Knowing that there are many Earth-like planets out there provides an enormous drive towards building better telescopes and developing more sensitive techniques to find them. Pending government spending on this science and technology, it isn't something I see going away anytime soon and there are already several new telescopes planned which will contribute a great deal towards further discoveries. Over the next decade alone, NASA will launch a further exoplanet discovery telescope called TESS and the successor to the Hubble Space Telescope called the James Webb Space Telescope (JWST). Meanwhile, the European Space Agency (ESA) will be launching two exoplanet telescopes (CHEOPS and PLATO). On the ground, the race is on to finish construction of the next generation of giant telescopes, including the European Extremely Large Telescope (E-ELT), the Giant Magellan Telescope (GMT), and the Thirty Meter Telescope (TMT). These facilities will be capable of both discovering and characterizing a multitude of planets that are not accessible with current telescopes. With these tools in place over the next decade, I expect that the number of known exoplanets will rise above 10,000.
Beyond 10 years I see that the discovery of Earth-size planets will become commonplace. The decades after that will focus on space-based telescopes designed specifically to take detailed pictures of these planets and attempt to confirm which out of these might actually be habitable. I predict that 50 years from now, the number of known exoplanets will be around 100,000 with most of those being terrestrial. If only a relatively small fraction of those have the right temperatures for liquid water oceans, then that is already a large number of possible abodes. After that I predict that the discovery of new habitable worlds will go through a period of stamp collecting, where there are so many known that the focus on finding new ones decreases and the detection rate slows down. Instead the human race will focus on the issue on traversing the large distance between worlds and explore the notion of expanding the human race to new lands. Discoveries will continue though and 150 years from now we will know of more than 1 million planets and thousands of habitable planets within 100 parsecs of the Earth. It's hard to say how the Great Mistake will affect the progress of scientific research, but I will assume that it will lead to a general decline of active research on exoplanets as well as many other science disciplines.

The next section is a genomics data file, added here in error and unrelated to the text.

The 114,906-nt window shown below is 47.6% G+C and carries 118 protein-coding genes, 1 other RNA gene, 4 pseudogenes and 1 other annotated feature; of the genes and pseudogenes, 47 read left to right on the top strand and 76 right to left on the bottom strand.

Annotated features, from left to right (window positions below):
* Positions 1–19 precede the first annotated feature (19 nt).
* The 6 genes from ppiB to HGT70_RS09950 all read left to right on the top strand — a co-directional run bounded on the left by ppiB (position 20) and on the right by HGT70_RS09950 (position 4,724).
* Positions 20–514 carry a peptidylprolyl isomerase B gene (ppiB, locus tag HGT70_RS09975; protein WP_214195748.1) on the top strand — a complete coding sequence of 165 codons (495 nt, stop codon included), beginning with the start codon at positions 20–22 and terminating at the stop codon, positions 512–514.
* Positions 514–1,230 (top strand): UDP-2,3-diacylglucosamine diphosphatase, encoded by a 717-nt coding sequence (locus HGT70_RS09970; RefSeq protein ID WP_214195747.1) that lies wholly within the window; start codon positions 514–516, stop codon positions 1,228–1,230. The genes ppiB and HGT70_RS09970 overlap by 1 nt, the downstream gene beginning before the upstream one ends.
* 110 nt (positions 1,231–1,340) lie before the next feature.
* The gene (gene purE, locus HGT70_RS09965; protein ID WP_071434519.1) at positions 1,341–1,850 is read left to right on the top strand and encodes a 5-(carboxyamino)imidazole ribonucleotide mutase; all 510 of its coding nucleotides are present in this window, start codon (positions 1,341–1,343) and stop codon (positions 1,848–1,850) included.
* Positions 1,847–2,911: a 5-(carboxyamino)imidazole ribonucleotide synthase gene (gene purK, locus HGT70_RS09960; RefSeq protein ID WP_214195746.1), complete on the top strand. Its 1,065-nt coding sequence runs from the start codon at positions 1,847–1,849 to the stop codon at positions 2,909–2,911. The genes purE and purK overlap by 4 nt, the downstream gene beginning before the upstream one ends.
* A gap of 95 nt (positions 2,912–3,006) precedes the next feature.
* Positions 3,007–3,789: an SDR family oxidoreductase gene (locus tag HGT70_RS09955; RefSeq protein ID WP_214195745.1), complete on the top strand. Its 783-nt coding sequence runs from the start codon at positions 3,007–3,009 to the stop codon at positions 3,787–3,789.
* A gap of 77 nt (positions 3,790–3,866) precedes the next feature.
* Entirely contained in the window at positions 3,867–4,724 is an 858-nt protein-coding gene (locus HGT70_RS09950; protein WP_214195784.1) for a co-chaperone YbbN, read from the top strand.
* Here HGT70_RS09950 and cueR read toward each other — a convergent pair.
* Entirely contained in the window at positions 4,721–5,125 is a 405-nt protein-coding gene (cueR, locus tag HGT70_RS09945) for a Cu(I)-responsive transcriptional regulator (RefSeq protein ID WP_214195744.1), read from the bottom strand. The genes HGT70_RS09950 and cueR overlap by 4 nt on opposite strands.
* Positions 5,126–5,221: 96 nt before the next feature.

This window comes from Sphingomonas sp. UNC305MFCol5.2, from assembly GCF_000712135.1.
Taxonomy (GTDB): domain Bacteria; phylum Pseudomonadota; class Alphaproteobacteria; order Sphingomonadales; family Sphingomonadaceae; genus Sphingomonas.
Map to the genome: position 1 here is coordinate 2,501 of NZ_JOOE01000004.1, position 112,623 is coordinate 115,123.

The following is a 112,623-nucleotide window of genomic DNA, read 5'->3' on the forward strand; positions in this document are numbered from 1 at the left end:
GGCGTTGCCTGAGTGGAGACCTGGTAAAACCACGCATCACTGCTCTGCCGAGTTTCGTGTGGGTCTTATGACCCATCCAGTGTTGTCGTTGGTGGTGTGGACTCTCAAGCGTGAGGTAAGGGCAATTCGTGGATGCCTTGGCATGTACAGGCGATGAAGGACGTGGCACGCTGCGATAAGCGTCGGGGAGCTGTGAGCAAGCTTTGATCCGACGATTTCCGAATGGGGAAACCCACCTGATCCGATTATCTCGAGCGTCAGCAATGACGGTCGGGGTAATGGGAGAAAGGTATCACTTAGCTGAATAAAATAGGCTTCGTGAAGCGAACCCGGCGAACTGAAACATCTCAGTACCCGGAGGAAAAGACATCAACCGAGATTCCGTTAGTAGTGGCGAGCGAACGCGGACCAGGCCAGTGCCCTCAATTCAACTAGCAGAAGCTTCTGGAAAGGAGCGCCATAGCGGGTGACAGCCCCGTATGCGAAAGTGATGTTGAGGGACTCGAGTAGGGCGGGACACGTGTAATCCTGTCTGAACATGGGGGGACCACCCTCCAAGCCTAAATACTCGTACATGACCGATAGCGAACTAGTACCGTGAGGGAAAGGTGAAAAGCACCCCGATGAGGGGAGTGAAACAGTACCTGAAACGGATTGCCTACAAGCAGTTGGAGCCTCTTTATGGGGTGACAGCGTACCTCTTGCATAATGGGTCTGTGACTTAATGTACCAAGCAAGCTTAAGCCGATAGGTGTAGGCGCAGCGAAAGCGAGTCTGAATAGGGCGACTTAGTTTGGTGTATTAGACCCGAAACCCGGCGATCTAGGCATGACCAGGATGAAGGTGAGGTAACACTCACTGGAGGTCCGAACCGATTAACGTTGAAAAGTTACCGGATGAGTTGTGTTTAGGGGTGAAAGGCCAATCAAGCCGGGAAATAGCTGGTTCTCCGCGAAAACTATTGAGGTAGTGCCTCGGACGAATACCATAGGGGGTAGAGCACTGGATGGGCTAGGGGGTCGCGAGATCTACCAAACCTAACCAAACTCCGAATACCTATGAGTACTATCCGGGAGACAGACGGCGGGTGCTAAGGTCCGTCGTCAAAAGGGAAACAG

Based on these projections, the world of Civilization: Beyond Earth will be one in which the people take for granted that there are more places to move to than can easily be counted and that, if needed, many more could be discovered and explored. Thousands of years ago, Greek philosophers such as Epicurus popularized the idea of the Plurality of Words, hypothesizing that there are an infinite number of other planets that are habitable and, in some cases, inhabited. Our journey on this path is just beginning and I have pointed out the difficulty in predicting the future on topics such as this. However, I can say that our knowledge of exoplanets will continue to expand and our thirst for finding other Earths will not expire anytime soon. I fully expect that the next hundred years will likely show that the plurality of worlds is not only real, but essential for the survival of the human race.